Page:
The film director’s primary task is to interpret the screenplay and translate it visually. He is the creative mind that chooses the aesthetical and technical specifications to be implemented in his vision. To succeed in this mission, he is involved from the early stages of pre-production all the way to the final phase of post.
Even though directors must oversee the several stages of production, during principal photography, everything could get exponentially hectic. Their personal lives – family, friends, and affairs – are shoved aside to pave way for the film production. Weekends and holidays too. Everything revolves around the production schedule. At daytime, they shoot. At night, they rewrite the script. During breaks, they rehearse. Lights, costumes, décor, props, camera, actors are all supervised by the director, who’s often multitasking and micromanaging all of those. Directing movies requires extensive command of the craft. It takes decades to master and centuries to forget.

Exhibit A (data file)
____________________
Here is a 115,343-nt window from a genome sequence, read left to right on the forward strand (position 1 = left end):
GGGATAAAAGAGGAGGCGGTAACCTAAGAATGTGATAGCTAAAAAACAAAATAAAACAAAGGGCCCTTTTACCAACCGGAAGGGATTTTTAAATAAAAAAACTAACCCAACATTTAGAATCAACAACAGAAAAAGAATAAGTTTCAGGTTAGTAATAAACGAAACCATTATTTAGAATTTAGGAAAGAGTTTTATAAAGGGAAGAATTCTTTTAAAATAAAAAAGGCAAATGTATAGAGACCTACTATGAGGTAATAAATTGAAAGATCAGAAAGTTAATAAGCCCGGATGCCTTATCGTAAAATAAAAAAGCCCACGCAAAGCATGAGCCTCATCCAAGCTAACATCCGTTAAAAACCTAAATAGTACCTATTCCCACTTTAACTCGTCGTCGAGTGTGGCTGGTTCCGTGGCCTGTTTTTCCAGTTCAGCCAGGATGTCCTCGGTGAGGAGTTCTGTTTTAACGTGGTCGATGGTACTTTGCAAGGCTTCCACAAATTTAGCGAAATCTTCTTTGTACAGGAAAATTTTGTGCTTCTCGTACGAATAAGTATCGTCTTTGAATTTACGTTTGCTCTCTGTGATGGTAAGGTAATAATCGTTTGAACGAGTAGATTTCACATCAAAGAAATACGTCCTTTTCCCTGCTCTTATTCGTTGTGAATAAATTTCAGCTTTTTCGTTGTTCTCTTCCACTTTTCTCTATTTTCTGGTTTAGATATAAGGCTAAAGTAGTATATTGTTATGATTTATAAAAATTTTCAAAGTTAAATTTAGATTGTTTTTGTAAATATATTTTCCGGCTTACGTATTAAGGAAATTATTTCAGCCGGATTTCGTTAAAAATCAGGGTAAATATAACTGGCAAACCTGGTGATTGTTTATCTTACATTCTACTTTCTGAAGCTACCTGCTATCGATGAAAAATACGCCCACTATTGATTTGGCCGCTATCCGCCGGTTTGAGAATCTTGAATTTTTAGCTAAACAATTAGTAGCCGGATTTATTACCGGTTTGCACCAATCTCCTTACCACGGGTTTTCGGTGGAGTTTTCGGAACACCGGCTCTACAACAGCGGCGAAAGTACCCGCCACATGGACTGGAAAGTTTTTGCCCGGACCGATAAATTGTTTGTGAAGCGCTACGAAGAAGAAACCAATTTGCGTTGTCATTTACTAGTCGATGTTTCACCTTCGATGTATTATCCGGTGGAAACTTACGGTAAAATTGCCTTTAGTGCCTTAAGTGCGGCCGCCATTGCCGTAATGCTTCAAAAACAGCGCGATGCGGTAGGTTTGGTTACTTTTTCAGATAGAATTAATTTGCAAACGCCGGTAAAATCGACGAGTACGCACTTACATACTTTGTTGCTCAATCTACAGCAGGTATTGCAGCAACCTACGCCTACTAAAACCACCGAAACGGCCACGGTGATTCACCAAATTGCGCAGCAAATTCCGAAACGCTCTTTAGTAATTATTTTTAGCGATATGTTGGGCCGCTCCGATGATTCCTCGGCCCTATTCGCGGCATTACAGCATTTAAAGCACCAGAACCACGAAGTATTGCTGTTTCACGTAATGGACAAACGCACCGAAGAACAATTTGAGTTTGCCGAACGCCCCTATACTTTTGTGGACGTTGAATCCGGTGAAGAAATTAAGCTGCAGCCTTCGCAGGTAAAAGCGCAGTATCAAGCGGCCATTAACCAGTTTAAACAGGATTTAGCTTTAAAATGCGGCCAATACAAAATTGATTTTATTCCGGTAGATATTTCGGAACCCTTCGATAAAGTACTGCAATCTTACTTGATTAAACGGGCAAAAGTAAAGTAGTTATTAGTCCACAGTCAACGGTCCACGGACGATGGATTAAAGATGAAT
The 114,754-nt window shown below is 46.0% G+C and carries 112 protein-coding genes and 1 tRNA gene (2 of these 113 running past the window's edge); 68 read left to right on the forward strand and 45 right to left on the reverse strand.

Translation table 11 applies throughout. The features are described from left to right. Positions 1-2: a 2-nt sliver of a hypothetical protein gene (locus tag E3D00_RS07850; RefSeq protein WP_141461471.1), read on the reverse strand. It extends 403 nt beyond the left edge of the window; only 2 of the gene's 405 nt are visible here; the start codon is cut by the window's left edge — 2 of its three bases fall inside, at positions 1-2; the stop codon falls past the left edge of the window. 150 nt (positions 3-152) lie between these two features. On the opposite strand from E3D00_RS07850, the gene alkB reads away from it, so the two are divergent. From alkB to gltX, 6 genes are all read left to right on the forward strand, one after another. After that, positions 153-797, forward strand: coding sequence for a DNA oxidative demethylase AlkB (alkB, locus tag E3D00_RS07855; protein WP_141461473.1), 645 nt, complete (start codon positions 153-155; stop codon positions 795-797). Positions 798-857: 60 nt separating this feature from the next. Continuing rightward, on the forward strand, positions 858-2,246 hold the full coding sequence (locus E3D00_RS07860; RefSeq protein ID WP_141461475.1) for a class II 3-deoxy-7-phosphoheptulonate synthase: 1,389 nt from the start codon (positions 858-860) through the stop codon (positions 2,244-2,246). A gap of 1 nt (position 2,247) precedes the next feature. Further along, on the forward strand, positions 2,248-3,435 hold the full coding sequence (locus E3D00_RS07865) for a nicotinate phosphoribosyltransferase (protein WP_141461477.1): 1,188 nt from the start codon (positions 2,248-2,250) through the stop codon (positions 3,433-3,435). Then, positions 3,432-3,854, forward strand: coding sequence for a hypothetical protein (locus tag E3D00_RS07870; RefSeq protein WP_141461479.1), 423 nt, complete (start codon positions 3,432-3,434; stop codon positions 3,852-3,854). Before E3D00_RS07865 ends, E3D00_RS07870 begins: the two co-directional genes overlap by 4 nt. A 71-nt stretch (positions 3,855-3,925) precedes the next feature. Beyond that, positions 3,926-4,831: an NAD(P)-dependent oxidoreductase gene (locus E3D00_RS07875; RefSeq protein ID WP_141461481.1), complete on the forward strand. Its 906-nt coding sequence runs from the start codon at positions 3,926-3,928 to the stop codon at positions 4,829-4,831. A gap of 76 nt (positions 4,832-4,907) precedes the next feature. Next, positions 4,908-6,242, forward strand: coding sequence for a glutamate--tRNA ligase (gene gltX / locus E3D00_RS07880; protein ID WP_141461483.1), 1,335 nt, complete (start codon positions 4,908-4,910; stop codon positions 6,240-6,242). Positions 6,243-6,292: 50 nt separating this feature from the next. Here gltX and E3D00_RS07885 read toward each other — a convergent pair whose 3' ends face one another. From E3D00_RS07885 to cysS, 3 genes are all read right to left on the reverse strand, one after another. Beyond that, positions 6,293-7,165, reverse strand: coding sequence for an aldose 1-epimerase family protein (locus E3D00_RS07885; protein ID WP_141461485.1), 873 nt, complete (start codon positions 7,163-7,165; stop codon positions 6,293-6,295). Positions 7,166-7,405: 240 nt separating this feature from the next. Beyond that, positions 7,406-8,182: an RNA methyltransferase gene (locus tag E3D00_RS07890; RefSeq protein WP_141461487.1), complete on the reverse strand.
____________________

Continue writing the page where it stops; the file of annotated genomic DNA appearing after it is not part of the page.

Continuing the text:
The director must be a tyrant and a democrat, a dreamer and a realist, a rebel and a loyalist. He has to give orders and follow them. He has to demand and obey. He has to be the most snobbish and most sociable person on set. He is the manager, the judge, the president. A friend. He is all of those and much more.
During a film production, the director assumes very many roles. Besides mastering the production process and storytelling techniques, he has to be aware of cultural and political issues that surround his movie. He has to be sensible of possible implications that any elements in his picture may cause.
Well-rounded, the director must know, for instance, that the color red means danger and emergency in America, whereas in China it connotes courage, loyalty, honor, success, fortune, fertility, and happiness.